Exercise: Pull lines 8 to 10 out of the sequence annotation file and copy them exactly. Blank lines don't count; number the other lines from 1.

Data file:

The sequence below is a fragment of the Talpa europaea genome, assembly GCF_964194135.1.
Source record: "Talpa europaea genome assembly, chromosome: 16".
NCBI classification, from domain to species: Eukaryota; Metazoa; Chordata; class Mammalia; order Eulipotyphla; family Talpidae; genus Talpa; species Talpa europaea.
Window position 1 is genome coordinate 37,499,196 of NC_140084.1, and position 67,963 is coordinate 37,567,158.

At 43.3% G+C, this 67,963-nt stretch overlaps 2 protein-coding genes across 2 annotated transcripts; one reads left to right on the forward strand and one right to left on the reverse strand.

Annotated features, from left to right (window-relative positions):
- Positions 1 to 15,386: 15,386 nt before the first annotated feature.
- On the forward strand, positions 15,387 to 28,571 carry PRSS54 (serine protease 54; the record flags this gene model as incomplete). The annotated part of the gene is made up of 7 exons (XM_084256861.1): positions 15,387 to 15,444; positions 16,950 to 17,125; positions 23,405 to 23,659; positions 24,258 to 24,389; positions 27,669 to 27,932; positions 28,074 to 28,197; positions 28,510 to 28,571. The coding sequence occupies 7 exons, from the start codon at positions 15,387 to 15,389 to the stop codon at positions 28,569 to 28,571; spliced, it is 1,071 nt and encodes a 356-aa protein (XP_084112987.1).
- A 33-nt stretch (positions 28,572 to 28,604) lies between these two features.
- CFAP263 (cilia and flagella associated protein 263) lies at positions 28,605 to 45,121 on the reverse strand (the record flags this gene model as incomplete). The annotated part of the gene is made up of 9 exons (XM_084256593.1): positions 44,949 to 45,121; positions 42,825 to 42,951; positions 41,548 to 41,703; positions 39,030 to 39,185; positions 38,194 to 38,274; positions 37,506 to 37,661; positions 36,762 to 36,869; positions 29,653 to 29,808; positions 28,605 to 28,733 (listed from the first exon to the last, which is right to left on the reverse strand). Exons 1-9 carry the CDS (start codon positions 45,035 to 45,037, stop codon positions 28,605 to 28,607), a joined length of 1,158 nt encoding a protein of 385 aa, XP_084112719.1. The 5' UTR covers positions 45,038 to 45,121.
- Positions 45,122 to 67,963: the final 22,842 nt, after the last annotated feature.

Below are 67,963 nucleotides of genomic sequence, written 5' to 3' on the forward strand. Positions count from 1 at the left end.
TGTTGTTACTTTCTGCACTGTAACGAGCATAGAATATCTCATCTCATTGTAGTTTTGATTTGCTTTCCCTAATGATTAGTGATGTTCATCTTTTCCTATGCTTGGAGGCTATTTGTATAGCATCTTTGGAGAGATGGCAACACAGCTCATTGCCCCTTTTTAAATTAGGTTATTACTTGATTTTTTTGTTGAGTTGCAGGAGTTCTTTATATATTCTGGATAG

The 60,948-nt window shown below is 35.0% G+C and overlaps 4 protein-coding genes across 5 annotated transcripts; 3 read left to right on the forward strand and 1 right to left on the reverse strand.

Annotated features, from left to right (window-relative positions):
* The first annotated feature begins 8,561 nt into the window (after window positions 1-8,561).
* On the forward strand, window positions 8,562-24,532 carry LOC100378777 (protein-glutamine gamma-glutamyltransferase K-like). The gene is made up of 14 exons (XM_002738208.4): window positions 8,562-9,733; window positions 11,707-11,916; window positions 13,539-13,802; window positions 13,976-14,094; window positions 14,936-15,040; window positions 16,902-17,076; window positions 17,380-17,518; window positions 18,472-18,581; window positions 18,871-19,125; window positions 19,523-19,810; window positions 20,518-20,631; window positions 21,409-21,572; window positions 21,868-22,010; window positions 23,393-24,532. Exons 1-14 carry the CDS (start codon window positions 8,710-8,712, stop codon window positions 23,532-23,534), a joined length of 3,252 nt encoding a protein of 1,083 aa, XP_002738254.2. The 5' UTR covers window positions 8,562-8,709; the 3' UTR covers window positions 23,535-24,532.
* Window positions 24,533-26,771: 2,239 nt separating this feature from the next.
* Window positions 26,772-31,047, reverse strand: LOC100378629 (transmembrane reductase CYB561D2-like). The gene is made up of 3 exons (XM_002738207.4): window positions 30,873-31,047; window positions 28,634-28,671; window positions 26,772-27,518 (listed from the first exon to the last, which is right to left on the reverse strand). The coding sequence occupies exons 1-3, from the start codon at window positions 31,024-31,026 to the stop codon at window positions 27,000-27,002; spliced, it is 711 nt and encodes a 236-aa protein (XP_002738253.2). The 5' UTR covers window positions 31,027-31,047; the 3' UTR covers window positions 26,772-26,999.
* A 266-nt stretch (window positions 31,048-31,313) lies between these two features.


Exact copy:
- On the forward strand, positions 15,387 to 28,571 carry PRSS54 (serine protease 54; the record flags this gene model as incomplete). The annotated part of the gene is made up of 7 exons (XM_084256861.1): positions 15,387 to 15,444; positions 16,950 to 17,125; positions 23,405 to 23,659; positions 24,258 to 24,389; positions 27,669 to 27,932; positions 28,074 to 28,197; positions 28,510 to 28,571. The coding sequence occupies 7 exons, from the start codon at positions 15,387 to 15,389 to the stop codon at positions 28,569 to 28,571; spliced, it is 1,071 nt and encodes a 356-aa protein (XP_084112987.1).
- A 33-nt stretch (positions 28,572 to 28,604) lies between these two features.
- CFAP263 (cilia and flagella associated protein 263) lies at positions 28,605 to 45,121 on the reverse strand (the record flags this gene model as incomplete). The annotated part of the gene is made up of 9 exons (XM_084256593.1): positions 44,949 to 45,121; positions 42,825 to 42,951; positions 41,548 to 41,703; positions 39,030 to 39,185; positions 38,194 to 38,274; positions 37,506 to 37,661; positions 36,762 to 36,869; positions 29,653 to 29,808; positions 28,605 to 28,733 (listed from the first exon to the last, which is right to left on the reverse strand). Exons 1-9 carry the CDS (start codon positions 45,035 to 45,037, stop codon positions 28,605 to 28,607), a joined length of 1,158 nt encoding a protein of 385 aa, XP_084112719.1. The 5' UTR covers positions 45,038 to 45,121.